One of the best ways of looking at the market is it’s a environment where people ( or traders in our case ) must keep on getting confused as to what is actually taking place.
When the market keeps doing the same thing for a long duration of time people assume its going to continue doing the same thing for the foreseeable future.
This is one of the primary rules behind trend trading. The longer the trend, the more likely it is to continue in the same direction. In the supply zone example above the market made a swing down and no pullback took place, which makes trader believe the market is certain to continue lower.
Therefore when the market begins pulling back against the down move its likely for the zone to be broken due to fact the market needs to move a far enough distance counter to the down-move in order to make as many traders as possible believe the market is now certain to go up.
The rule you can use to keep yourself out of low probability supply and demand zones is this….
If you see a supply or demand zone form after the market has been moving in the same direction for a long time and during the time it has been moving in the same direction no major pullback or consolidation has took place then its best if you refrain from placing a trade at the zone.
A major consolidation is when the market consolidates for over a day, a major pullback is when the market pull-back counter to the move your observing. In the previous image you can see the market stopped moving lower for around six hours before it dropped creating the supply zone. This is not what I call a major pullback as no move higher took place against the down-move. If the market had made a move up back to the swing lows which were broken when the market fell then I would consider that a major pullback as it made a large number of short traders lose money.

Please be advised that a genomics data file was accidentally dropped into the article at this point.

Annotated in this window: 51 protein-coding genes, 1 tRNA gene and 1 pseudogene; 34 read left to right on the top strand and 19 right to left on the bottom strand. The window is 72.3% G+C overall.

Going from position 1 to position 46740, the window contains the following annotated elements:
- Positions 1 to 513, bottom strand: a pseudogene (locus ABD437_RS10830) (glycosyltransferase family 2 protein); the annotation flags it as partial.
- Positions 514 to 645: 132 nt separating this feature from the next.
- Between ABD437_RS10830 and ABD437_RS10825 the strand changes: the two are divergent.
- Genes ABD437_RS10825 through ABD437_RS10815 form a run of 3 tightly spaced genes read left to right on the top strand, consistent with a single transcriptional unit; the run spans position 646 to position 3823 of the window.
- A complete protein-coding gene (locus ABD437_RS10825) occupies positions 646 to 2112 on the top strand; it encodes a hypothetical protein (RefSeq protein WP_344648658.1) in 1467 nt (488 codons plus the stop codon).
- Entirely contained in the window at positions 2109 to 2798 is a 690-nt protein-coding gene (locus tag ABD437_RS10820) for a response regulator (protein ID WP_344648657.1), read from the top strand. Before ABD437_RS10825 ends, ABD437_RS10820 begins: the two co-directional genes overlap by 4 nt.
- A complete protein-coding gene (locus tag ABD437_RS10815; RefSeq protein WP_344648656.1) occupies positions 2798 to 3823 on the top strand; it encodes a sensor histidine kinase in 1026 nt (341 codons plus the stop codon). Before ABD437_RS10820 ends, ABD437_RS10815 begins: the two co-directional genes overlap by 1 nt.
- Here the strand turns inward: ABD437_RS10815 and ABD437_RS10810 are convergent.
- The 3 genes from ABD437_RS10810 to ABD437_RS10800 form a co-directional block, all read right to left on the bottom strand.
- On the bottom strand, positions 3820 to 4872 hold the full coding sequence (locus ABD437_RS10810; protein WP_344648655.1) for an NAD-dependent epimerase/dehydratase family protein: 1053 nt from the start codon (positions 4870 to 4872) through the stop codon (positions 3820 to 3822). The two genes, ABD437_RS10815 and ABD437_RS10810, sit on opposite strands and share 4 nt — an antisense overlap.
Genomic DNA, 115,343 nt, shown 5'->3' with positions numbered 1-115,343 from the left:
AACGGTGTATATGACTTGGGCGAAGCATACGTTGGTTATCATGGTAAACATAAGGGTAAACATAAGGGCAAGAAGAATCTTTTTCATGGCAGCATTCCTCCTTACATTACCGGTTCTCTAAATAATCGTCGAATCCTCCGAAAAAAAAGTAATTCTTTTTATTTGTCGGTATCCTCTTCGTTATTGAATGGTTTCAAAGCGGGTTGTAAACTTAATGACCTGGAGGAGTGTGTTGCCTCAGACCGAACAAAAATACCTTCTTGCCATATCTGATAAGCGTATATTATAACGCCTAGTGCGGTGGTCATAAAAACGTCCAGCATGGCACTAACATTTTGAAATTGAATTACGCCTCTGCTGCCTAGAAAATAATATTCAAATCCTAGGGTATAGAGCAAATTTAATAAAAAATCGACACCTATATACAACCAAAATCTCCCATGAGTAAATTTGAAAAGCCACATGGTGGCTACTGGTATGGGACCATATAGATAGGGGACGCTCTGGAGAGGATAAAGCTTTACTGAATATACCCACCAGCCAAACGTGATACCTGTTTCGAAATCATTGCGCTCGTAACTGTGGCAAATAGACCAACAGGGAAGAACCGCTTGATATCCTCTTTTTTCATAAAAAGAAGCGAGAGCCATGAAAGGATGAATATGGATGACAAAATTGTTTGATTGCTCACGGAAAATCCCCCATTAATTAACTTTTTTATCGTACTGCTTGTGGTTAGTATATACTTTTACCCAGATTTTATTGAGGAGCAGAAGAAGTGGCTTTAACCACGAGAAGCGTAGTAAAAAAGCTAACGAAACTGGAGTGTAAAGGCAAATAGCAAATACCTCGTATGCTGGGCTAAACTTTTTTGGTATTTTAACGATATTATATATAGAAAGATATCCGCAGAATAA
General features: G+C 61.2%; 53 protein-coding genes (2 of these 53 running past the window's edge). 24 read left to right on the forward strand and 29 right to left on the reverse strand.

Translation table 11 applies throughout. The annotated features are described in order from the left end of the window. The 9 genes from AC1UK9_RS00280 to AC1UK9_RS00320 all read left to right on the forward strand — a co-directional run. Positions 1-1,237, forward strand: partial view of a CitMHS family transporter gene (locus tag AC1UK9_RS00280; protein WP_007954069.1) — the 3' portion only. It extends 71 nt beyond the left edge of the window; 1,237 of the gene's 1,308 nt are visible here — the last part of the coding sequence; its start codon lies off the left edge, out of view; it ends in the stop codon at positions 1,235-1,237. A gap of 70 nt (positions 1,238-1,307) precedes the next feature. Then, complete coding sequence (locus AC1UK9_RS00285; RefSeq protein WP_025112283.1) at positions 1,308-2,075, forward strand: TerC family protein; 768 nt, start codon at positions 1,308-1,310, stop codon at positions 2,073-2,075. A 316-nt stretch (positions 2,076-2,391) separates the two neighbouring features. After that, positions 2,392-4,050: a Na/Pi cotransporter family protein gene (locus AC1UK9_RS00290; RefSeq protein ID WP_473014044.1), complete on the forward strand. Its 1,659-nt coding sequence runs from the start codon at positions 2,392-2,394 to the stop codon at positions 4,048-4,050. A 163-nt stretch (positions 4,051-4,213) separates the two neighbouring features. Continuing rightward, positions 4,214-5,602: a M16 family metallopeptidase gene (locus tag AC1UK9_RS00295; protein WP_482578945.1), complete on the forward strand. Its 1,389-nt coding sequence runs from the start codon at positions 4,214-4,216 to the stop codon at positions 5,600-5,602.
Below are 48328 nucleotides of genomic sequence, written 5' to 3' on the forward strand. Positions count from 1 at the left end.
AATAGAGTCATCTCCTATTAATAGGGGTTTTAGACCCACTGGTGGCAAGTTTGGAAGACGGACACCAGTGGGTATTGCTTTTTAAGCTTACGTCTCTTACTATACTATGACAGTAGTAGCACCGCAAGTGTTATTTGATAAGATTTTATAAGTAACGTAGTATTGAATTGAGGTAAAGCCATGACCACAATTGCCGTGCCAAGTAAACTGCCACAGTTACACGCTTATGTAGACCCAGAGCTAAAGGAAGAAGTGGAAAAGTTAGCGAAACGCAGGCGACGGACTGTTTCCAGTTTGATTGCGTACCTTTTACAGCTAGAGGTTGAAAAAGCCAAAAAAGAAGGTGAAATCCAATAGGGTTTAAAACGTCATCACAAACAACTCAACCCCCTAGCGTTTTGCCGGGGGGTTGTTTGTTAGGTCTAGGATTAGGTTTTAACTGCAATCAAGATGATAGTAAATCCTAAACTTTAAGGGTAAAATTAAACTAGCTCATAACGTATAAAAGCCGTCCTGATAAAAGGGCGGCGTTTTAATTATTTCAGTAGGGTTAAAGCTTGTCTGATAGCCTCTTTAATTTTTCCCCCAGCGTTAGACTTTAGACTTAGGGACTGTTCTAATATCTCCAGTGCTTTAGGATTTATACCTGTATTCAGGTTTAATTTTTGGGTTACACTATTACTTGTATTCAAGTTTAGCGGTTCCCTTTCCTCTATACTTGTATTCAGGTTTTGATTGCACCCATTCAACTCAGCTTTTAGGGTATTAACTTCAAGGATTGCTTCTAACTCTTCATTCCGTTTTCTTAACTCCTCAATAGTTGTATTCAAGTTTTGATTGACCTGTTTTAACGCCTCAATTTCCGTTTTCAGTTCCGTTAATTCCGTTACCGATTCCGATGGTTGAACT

The first two warning signs I gave you at the beginning of this article are not occurrence you will see everyday. The exit failure is far less common than seeing an engulfing candle in the opposite direction. Even though these are not common things it is still really important to have knowledge on them so you’re prepared for when they do eventually occur.
Seeing zones form late into trending movements is something you can see happening frequently in the markets.
It’s a concept which translates to all time-frames in the market, whether it be the 5 minute chart the 1 hour chart or the weekly chart, the idea remains the same. If the market makes a trending move without a consolidation or pullback taking place during the move then the trend cannot continue in the same direction.